Therefore, French toast is high in calories, especially compared to other breakfast choices such as yogurt and granola or an omelet. 

However, if the healthy French toast is made with wheat bread, low-fat dairy (or non-dairy milk, such as almond milk), and instead has fresh fruit as a topping, it will be more filling and nutritious, and you will be full after eating less of it. 

High in vitamins and minerals 

Bread, including white bread often used for French toast, is rich in B vitamins that help chemical reactions in the body occur. However, rather than occurring naturally, most B vitamins are added to bread during processing, also known as a fortification.

Bread is especially high in thiamine or vitamin B1. According to the Harvard School of Public Health, vitamin B1 plays a role in cell functioning and growth. Unfortunately, the liver holds only tiny amounts of thiamine, so it must be consumed daily.

Another B vitamin in bread is riboflavin or vitamin B2. Like vitamin B1, riboflavin supports healthy cell growth, helps produce body energy, and breaks down and metabolizes fats. 

Finally, another essential nutrient in bread is niacin or vitamin B3. Niacin is an antioxidant that helps protect cells in the body from free radicals. Additionally, niacin helps produce and repair genetic material and DNA.

High in saturated fat 

French toast has about 3.5g of saturated fat per 100g serving (approximately one and a half slices of bread).

Saturated fat is typically found in animal products; therefore, the high amount of fat here is likely due to the milk and eggs. 

To reduce the amount of saturated fat, substitute your whole milk or cream for dairy that is low in fat or even skims. 

Saturated fat can also come from the cooking process if the toast is prepared in a high-fat oil, such as coconut oil. 

Additionally, you could opt for a low-fat non-dairy milk alternative. Avoid using high-fat milks such as coconut milk that have excess amounts of saturated fat.

High in carbs 

Since French toast is bread-based, it contains a significant amount of carbohydrates. Specifically, it has 32.2g of carbs in a serving of 100g. 

Carbohydrates are the body’s primary energy source and are essential for proper functioning, including that healthy brain function.

However, if you want to reduce the carbohydrates you consume, stick with just a slice or two of bread. Additionally, consume French toast in moderation since it can also be high in sugar. 

A moderate amount of sodium 

Based on the United States Department of Agriculture food database, a 100g serving of French toast has over 300mg of sodium.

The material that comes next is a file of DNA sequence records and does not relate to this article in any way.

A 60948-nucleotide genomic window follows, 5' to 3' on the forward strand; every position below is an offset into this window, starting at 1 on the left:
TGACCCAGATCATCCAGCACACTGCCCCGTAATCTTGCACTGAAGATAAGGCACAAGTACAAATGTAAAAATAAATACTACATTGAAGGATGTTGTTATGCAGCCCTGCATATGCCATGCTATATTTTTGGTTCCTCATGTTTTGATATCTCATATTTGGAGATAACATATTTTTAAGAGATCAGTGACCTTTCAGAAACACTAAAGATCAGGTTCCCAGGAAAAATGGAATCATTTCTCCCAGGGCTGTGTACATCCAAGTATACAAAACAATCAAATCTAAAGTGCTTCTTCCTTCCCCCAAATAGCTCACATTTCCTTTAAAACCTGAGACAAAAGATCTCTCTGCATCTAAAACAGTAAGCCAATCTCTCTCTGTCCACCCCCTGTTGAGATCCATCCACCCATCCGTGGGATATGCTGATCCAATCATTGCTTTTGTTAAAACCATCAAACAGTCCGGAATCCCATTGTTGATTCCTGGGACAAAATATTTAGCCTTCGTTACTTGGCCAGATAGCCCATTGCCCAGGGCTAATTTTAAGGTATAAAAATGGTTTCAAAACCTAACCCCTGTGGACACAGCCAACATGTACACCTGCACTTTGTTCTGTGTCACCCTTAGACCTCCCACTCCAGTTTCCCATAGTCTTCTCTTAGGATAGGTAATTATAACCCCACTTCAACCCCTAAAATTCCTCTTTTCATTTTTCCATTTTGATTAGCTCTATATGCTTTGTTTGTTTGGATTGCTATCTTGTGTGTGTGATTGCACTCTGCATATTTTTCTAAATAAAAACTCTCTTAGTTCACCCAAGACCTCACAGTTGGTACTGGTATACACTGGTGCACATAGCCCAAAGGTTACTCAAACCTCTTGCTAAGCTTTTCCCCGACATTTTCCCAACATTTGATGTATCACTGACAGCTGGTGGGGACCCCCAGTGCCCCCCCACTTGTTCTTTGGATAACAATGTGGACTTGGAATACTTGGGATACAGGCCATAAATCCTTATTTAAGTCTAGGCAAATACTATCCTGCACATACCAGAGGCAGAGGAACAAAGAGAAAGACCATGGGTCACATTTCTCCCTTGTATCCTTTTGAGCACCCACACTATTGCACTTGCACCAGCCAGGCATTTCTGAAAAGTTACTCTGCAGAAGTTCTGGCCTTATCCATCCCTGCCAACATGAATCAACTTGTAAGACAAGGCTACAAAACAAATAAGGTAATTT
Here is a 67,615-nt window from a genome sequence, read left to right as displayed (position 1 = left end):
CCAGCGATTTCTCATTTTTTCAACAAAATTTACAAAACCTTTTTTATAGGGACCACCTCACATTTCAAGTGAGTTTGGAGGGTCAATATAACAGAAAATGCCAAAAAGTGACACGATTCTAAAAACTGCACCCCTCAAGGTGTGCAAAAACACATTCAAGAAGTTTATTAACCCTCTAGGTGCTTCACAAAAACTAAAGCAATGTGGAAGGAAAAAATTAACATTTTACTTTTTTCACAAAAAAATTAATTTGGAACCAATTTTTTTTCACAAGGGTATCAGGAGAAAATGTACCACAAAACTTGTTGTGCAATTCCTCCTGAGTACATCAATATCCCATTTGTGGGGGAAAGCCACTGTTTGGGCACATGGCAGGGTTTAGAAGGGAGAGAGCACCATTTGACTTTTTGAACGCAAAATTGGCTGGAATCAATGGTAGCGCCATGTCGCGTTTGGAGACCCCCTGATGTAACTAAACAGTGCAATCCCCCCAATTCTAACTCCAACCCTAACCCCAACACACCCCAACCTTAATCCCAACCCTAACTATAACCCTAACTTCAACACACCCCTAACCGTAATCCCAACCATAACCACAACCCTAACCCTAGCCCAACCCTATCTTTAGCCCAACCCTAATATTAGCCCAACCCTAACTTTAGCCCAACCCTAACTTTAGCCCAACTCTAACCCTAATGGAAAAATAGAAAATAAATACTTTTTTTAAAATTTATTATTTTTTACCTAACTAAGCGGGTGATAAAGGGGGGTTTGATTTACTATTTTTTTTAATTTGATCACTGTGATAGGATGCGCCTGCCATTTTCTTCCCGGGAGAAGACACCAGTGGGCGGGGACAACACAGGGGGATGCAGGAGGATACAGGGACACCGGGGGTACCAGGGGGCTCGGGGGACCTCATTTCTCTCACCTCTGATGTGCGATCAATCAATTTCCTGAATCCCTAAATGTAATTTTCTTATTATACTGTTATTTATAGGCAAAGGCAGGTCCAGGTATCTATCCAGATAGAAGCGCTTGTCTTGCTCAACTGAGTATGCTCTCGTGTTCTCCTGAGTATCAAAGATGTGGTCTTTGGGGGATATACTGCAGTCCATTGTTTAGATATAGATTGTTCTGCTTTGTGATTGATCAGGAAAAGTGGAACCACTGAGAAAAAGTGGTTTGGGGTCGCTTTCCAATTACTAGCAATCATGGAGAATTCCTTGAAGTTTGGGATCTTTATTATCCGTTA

Often it is high in sodium because sodium is a preservative used to extend the shelf-life of items at the grocery store. However, if you are making your breakfast at home, it will have a lot less sodium than store-bought frozen versions, including French toast sticks.

In other words, the best healthy French toast is one you make yourself! When you make French toast at home, you can control exactly how much sugar, salt, and fat is added in.

The American Heart Association recommends consuming no more than 2,300mg of sodium daily for overall health. However, it is ideal to finish closer to 1,500mg daily instead. 

A diet with excess sodium can contribute to heart disease, including high blood pressure, heart attack, and stroke. 

High in cholesterol 

Finally, French toast is high in cholesterol, with 160mg per 100g serving. Cholesterol comes from animal products and is mainly coming from the egg ingredient.

The 2020–2025 Dietary Guidelines for Americans recommend consuming as little cholesterol as possible as a healthy and balanced diet.

A Word From a Dietitian

Overall, French toast is an energy-dense, also known as a calorie-dense, food because it has low amounts of nutrients per calorie it contains. 

Traditional French toast is white bread soaked in egg and milk and fried in a pan on the stovetop. However, if you substitute whole-wheat bread for white bread, you significantly boost your nutrition, including dietary fiber.

Additionally, skip the sugary breakfast toppings such as chocolate, maple syrup, and whipped cream. Instead, top your healthy French toast with fresh fruit, yogurt, and granola to get even more fiber, protein, vitamins, and minerals. 

Finally, if you make French toast at home, substitute the milk choice with a low-fat or skim dairy option or a low-fat non-dairy milk alternative, such as unsweetened almond milk.

Conclusion

French toast is a food to be enjoyed in moderation, but it is better to opt for whole-wheat toast with avocado, salmon, or other savory toppings in it. However, using the substitutions mentioned in this article, you can also add some nutrition to your French toast!

HR_author_photo_Edibel
Written by
Edibel Quintero is a medical doctor who graduated in 2013 from the University of Zulia and has been working in her profession since then. She specializes in obesity and nutrition, physical rehabilitation, sports massage and post-operative rehabilitation. Edibel’s goal is to help people live healthier lives by educating them about food, exercise, mental wellness and other lifestyle choices that can improve their quality of life.
Medically reviewed by Rosmy Barrios, MD